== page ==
I have learned that integral to my slow progression to alcoholism was denial; the inability to accept that I had a problem — alcoholics become experts at being economical with the truth. The culture of drinking, the pub being the hub of the community, aided and abetted this mindset of being no different from anyone else. To convince oneself there is no problem — even when the problem is highlighted by someone who loves you, someone you love dearly — is the psychological Gordian knot inherent in this illness.
A couple of years later tragedy was to visit our lives once more. Mhairi became unwell; the subsequent diagnosis was cancer.
She had survived cancer earlier in her life. She was twenty years old when her daughter was born and was diagnosed shortly after with cancer of the womb. Hospitalised in Aberdeen Royal Infirmary for over a year and close death on occasion, she survived invasive surgery, radiotherapy, drug treatments, dramatic weight loss, etc.
In late 2006 she began to feel unwell; experiencing bouts of severe pain in her abdomen. Initially our family doctor thought in might be a colic-type condition. Nothing relieved the pain she was experiencing and the episodes became more frequent and she was unable to continue working.
This was the start of many months of visits to Raigmore Hospital in Inverness and Aberdeen Royal Infirmary. After tests, scans, exploratory surgery, biopsies etc., cancer was diagnosed. Drug and radiotherapy treatment failed to arrest the cancer and she required major colostomy and urostomy surgery.
Her cancer was eventually diagnosed as terminal.
She managed to live at home with the assistance of her family, a wonderful team of district nurses, Macmillan nurses, stoma nurses and her close friends. I became her full-time carer. Her condition finally deteriorated to the extent that she could not be cared for at home. In October, 2008 she was admitted to the Highland Hospice in Inverness.
Mhairi died in the hospice in February, 2009.
Five months is an exceptionally long time to be a patient in a hospice environment. We met many patients and their extended families and friendships were formed albeit short-term — friendships that can only develop between people coping with the same inevitable outcome. Had we lived closer to the hospice Mhairi could have attended as a day patient in the early stages.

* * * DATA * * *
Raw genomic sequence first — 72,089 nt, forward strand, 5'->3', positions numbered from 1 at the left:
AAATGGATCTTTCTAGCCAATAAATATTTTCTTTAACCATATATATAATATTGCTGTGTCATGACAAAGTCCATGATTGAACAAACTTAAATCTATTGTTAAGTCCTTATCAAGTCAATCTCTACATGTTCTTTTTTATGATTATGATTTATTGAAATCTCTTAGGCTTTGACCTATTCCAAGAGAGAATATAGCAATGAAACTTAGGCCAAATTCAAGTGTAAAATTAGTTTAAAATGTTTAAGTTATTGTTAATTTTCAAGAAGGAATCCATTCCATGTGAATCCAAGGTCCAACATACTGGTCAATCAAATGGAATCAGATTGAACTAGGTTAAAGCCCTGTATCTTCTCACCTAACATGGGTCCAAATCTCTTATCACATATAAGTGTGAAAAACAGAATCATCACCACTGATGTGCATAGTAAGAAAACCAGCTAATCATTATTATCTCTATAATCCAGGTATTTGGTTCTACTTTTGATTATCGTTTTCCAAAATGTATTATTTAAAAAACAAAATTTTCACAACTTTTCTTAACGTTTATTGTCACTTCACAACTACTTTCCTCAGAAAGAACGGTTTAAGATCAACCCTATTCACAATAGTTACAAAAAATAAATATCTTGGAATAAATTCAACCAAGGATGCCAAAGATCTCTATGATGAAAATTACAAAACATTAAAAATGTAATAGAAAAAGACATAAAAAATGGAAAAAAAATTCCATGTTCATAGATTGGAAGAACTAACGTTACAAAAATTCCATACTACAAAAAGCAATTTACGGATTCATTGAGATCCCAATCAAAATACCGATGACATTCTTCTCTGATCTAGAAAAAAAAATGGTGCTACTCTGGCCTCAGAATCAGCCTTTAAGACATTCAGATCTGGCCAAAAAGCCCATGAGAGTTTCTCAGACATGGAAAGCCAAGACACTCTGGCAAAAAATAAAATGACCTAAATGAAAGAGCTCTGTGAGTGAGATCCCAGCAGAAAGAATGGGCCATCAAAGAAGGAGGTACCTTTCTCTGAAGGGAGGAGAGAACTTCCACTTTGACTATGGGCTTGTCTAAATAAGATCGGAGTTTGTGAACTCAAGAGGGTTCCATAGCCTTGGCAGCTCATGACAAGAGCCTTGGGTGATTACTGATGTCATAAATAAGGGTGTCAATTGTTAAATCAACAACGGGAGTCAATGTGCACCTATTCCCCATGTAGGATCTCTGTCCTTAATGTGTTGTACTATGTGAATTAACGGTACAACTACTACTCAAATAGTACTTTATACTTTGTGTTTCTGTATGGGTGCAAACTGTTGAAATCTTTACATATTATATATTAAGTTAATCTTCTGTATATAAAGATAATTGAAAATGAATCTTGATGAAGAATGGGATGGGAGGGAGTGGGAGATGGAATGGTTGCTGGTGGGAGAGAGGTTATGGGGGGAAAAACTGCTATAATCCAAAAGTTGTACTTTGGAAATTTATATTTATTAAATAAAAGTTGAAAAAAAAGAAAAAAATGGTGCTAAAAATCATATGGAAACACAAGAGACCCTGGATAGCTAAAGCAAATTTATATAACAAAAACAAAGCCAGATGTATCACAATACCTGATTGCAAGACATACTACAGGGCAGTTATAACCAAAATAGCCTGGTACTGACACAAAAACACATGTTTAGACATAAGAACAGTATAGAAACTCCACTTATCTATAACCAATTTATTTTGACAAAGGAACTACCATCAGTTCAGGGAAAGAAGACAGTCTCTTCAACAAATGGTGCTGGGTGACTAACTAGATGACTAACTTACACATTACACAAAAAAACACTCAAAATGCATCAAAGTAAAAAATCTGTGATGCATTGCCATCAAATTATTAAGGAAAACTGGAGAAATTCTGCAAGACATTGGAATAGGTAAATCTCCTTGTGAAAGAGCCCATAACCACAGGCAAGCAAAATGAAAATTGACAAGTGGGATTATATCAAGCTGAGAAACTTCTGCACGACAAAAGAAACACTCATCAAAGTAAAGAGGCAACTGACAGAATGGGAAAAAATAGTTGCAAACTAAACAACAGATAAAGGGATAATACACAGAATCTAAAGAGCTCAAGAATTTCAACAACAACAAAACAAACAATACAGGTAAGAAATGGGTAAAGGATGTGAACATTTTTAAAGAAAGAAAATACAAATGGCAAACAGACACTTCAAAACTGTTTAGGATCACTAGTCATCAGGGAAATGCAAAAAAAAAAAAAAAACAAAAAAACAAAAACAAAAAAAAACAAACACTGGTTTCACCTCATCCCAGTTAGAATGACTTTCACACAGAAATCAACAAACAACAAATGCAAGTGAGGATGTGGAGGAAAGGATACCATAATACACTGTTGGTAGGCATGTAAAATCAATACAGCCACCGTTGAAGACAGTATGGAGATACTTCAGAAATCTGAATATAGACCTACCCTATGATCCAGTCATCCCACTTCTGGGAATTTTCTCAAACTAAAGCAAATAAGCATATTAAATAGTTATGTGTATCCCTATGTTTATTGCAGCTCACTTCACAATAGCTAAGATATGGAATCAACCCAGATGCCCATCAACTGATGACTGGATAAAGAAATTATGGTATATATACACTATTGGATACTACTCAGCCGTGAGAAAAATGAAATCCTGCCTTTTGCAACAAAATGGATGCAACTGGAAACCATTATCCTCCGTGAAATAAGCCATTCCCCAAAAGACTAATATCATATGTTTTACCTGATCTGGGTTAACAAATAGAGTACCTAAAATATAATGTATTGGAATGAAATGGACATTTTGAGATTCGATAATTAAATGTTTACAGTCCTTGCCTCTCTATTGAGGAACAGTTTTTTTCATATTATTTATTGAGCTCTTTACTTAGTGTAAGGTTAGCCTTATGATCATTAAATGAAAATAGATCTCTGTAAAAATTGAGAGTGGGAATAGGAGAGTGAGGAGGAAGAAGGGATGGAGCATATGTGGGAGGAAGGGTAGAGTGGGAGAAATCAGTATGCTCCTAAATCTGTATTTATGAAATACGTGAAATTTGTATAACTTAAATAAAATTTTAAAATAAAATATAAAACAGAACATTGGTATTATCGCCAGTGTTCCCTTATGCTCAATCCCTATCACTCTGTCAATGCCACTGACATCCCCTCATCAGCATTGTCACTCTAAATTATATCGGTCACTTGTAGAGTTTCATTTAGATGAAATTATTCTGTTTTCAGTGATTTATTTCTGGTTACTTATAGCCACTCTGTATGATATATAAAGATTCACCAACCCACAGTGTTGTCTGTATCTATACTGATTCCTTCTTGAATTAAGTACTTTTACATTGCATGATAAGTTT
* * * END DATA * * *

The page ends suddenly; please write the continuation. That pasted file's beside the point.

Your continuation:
We had, during the course of her illness, travelled hundreds miles by car and ambulance to hospital in Inverness and by air from Wick to Aberdeen and back. The first time I drove Mhairi to Aberdeen Royal Infirmary the trip took over six hours. To say the journeys were exhausting for her would be an understatement.
Mhairi’s strength of character never ceased to amaze me. While she was still mobile she visited and chatted with other patients and their families. Always managing a smile and a laugh in the face of adversity; regularly telephoning me to take in a book she had been discussing, favourite sweet or suchlike for fellow patients.
One day when she was still able to go out for a visit; which was encouraged by the staff; she asked me to take her to the Eastgate Shopping Centre. We could park there and use the lift. She wanted to pop into a jeweller’s shop.
A very helpful assistant asked if she could help:
“I would like a gold ring; a plain band”, Mhairi said.
“Is it a wedding band? Is it for your man here?” the assistant enquired as she showed her a selection.
“Yes,” Mhairi replied.
“Oh, that’s lovely and when is the wedding,” she said.
“Now,” Mhairi said and slipped the ring onto my finger.
The assistant started crying; I started crying — I’m crying now! Mhairi just smiled and said:
“That’s that done then. I’m tired now; can we go back.”
She was one principled, strong-minded and passionate lady. I loved her very much.
Being married had never been important to us; in fact, a few weeks’ earlier the hospice chaplain had asked if we wanted to get married.
Hospice care extends so much further than medical care for the patient; it reaches out to the extended family with support and counselling; a level of personal inclusion and time which cannot be delivered in a general hospital environment. We could even take our labrador, Caoran, in to visit. He was very popular with staff and the other patients loved making a fuss of him and giving him little treats. In fact, his visits were actively encouraged by the staff and were acknowledged as being therapeutic for the patients.
One day the staff surprised us both by telling us we were going on a trip. Mhairi at that time was no longer able to go out; so we were very intrigued by what they meant. With great hilarity they announced that Mhairi was moving down the corridor for the weekend and off we went in procession; Mhairi took the lead in her wheelchair.
The staff had temporarily converted two rooms into a bedroom with a double bed (two singles pushed together) the connecting room into a lounge/dining room with television and CD player. We were served a silver service, candle-lit dinner by Mhairi’s sister and her staff and I stayed over for two nights — so did the dog; his bed having been surreptitiously delivered. I was instructed, accompanied by hoots of laughter, to go home and get my jammies! I mentioned earlier that hospice nurses are very special people!
It was our last two nights’ together as a couple.
This is not the time or place to discuss the politics of funding end-of-life care; I mention it here only because it was so important to Mhairi — she had strong political views on social care in our society. Anyone, any family, who has to experience the long journey of suffering and caring for cancer sufferers and all terminally ill patients know the importance of our NHS and the funding assistance to charitable hospice services — we should treasure them with pride.